PEG Purification Techniques of Plasmid DNA

Plasmid DNA extraction is a laboratory technique used to isolate and purify plasmid DNA from bacterial cells. Plasmids are small, circular pieces of DNA that are separate from the chromosomal DNA of bacteria. They often contain genes that confer advantageous traits, such as antibiotic resistance or the ability to produce a desired protein. Plasmid DNA extraction involves breaking open bacterial cells to release the plasmids, separating the plasmids from other cellular components, and purifying the plasmid DNA using various techniques such as centrifugation, column chromatography, and precipitation. The purified plasmid DNA can then be used for various applications, such as cloning, gene expression studies, and genetic engineering.

PEG Purification Techniques of Plasmid DNA

Common Plasmid DNA Purification Techniques

Large quantities of extracted plasmid DNA generally require further purification. Commonly used plasmid DNA purification techniques are column chromatography and cesium chloride gradient centrifugation. Column chromatography involves passing the plasma DNA through a resin or gel column that separates DNA based on its size, charge, and other physical properties. This method can be very effective in removing impurities and obtaining highly pure plasma DNA. Cesium chloride gradient centrifugation involves layering a cesium chloride solution with the plasma DNA sample and centrifuging it at high speeds. The cesium chloride forms a density gradient, which separates the DNA based on its density. This method can also be very effective in obtaining highly pure plasma DNA.

Plasmid DNA was purified by PEG precipitationFig. 1. Plasmid DNA was purified by PEG precipitation (J. Chromatogr. A. 2010, 1217: 1429-1436).

Purification of Plasmid DNA by PEG Precipitation

Of these, polyethylene glycol (PEG) precipitation is the best method for initial plasmid DNA purification. PEG is a widely used non-ionic polymer, which is an important class of precipitants developed in the 1960s. Based on the precipitation of polymers (depending on the concentration of the polymer and the molecular weight of the precipitated material), Laurent et al. (1967) proposed that the precipitation mechanism of PEG is mainly through steric repulsion to force particles in the liquid (including biomacromolecules, viruses and bacteria) to gather together for precipitation reactions. PEG was first used to purify immunoglobulin (IgG) and to precipitate some bacterial viruses. Later, it was gradually applied to the separation and purification of nucleic acids and enzymes, especially the separation of plasmid DNA with PEG.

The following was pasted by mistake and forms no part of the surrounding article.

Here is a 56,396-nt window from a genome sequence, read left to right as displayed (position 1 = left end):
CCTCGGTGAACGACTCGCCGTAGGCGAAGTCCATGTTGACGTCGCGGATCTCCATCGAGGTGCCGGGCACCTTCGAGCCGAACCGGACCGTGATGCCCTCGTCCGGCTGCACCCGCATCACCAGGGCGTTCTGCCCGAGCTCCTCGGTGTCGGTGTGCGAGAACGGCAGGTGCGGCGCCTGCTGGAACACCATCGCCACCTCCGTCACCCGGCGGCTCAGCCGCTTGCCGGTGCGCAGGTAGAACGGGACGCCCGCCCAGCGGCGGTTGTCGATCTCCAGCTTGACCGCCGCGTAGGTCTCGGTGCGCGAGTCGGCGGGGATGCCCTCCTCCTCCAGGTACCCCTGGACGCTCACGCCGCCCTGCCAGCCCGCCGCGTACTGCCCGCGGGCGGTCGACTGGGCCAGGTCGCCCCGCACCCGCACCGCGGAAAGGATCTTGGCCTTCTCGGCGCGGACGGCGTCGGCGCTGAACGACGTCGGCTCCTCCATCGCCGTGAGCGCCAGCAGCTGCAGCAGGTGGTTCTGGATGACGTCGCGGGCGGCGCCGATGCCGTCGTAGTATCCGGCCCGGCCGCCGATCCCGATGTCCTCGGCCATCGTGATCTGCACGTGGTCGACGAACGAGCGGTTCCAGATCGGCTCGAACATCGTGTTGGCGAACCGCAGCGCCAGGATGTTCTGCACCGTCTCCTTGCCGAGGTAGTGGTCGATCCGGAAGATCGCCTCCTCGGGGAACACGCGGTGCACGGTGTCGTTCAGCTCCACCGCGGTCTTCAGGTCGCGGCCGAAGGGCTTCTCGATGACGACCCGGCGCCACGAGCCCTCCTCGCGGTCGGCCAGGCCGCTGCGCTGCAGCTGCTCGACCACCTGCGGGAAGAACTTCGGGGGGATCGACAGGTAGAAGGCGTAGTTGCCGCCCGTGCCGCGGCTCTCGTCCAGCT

General steps for PEG purification of plasmid DNA:

1. Add 8.0 mL of 4 M NaCl and 40 mL of 13% PEG 8000 (w/v) to 50 mL of miniprep plasmid and incubate on ice for 20-30 minutes.

2. Centrifuge at maximum speed for 10 minutes at 4°C, then gently aspirate the supernatant to collect the pellet.

3. Use 500 liters of 70% ethanol to rinse the pellet. At this point, the pellet's color turns milky white.

4. Gently drain the supernatant from the pellet and give it another 500 mL of 70% ethanol rinse.

5. Drain the ethanol and leave the tube inverted until the pellet has lost all traces of the ethanol.

6. Mix 20 to 30 mL of sterile water with the pellet to dissolve it.

7. Before submitting the plasmid for sequencing, perform an agarose gel analysis to determine its integrity and purity.

8. A high-purity, high-quality plasmid is now available.

The advantage of this operation is that the operating conditions are mild and it is not easy to cause denaturation of biological macromolecules. At the same time, this technology has extremely high precipitation efficiency, and a small amount of PEG can precipitate a considerable lot of biological macromolecules.

In addition to being widely used in plasmid DNA purification, PEG can also be used in protein purification technology and radiolabeling technology. As a leading supplier of PEG, BOC Sciences can provide high-purity and low-dispersion PEG products for your nucleic acid purification and protein purification. Our PEG products have been widely used in various applications, including chromatography, electrophoresis, and cell culture. We offer a range of PEG products with different molecular weights and functional groups to meet your specific needs.


  1. Barbosa, H.S.C. et al. Dual affinity method for plasmid DNA purification in aqueous two-phase systems. J. Chromatogr. A. 2010, 1217: 1429-1436.

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